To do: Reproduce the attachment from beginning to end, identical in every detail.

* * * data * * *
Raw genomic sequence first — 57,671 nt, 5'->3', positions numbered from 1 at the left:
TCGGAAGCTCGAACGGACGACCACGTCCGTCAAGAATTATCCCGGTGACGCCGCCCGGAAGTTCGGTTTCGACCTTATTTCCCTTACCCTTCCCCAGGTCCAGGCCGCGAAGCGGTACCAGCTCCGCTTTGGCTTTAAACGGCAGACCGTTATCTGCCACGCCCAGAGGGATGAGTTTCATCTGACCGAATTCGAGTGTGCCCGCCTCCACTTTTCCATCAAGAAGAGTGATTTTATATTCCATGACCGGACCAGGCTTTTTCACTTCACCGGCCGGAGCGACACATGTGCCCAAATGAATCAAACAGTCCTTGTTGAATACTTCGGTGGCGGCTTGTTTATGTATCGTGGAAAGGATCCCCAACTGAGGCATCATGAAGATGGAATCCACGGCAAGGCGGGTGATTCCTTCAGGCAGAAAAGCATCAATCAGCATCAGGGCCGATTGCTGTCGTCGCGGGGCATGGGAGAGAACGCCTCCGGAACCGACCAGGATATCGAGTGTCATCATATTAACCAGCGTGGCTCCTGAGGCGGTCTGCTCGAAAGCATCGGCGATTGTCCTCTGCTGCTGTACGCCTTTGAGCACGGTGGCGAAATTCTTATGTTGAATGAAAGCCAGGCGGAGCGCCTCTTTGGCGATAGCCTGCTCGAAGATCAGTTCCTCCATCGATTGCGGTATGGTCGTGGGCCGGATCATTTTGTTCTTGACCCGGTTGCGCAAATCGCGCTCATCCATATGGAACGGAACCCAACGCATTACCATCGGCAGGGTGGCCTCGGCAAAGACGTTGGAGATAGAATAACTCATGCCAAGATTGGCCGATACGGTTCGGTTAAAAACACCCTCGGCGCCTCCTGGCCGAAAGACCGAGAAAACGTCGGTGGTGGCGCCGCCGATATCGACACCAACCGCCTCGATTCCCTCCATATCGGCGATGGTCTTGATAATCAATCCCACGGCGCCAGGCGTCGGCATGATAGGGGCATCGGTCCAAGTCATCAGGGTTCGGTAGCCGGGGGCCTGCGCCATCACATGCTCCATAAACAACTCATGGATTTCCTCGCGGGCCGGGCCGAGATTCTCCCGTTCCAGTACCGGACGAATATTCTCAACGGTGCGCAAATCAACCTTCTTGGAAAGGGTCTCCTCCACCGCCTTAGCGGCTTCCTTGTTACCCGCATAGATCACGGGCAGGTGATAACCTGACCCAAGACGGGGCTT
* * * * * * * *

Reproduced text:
Raw genomic sequence first — 57,671 nt, 5'->3', positions numbered from 1 at the left:
TCGGAAGCTCGAACGGACGACCACGTCCGTCAAGAATTATCCCGGTGACGCCGCCCGGAAGTTCGGTTTCGACCTTATTTCCCTTACCCTTCCCCAGGTCCAGGCCGCGAAGCGGTACCAGCTCCGCTTTGGCTTTAAACGGCAGACCGTTATCTGCCACGCCCAGAGGGATGAGTTTCATCTGACCGAATTCGAGTGTGCCCGCCTCCACTTTTCCATCAAGAAGAGTGATTTTATATTCCATGACCGGACCAGGCTTTTTCACTTCACCGGCCGGAGCGACACATGTGCCCAAATGAATCAAACAGTCCTTGTTGAATACTTCGGTGGCGGCTTGTTTATGTATCGTGGAAAGGATCCCCAACTGAGGCATCATGAAGATGGAATCCACGGCAAGGCGGGTGATTCCTTCAGGCAGAAAAGCATCAATCAGCATCAGGGCCGATTGCTGTCGTCGCGGGGCATGGGAGAGAACGCCTCCGGAACCGACCAGGATATCGAGTGTCATCATATTAACCAGCGTGGCTCCTGAGGCGGTCTGCTCGAAAGCATCGGCGATTGTCCTCTGCTGCTGTACGCCTTTGAGCACGGTGGCGAAATTCTTATGTTGAATGAAAGCCAGGCGGAGCGCCTCTTTGGCGATAGCCTGCTCGAAGATCAGTTCCTCCATCGATTGCGGTATGGTCGTGGGCCGGATCATTTTGTTCTTGACCCGGTTGCGCAAATCGCGCTCATCCATATGGAACGGAACCCAACGCATTACCATCGGCAGGGTGGCCTCGGCAAAGACGTTGGAGATAGAATAACTCATGCCAAGATTGGCCGATACGGTTCGGTTAAAAACACCCTCGGCGCCTCCTGGCCGAAAGACCGAGAAAACGTCGGTGGTGGCGCCGCCGATATCGACACCAACCGCCTCGATTCCCTCCATATCGGCGATGGTCTTGATAATCAATCCCACGGCGCCAGGCGTCGGCATGATAGGGGCATCGGTCCAAGTCATCAGGGTTCGGTAGCCGGGGGCCTGCGCCATCACATGCTCCATAAACAACTCATGGATTTCCTCGCGGGCCGGGCCGAGATTCTCCCGTTCCAGTACCGGACGAATATTCTCAACGGTGCGCAAATCAACCTTCTTGGAAAGGGTCTCCTCCACCGCCTTAGCGGCTTCCTTGTTACCCGCATAGATCACGGGCAGGTGATAACCTGACCCAAGACGGGGCTT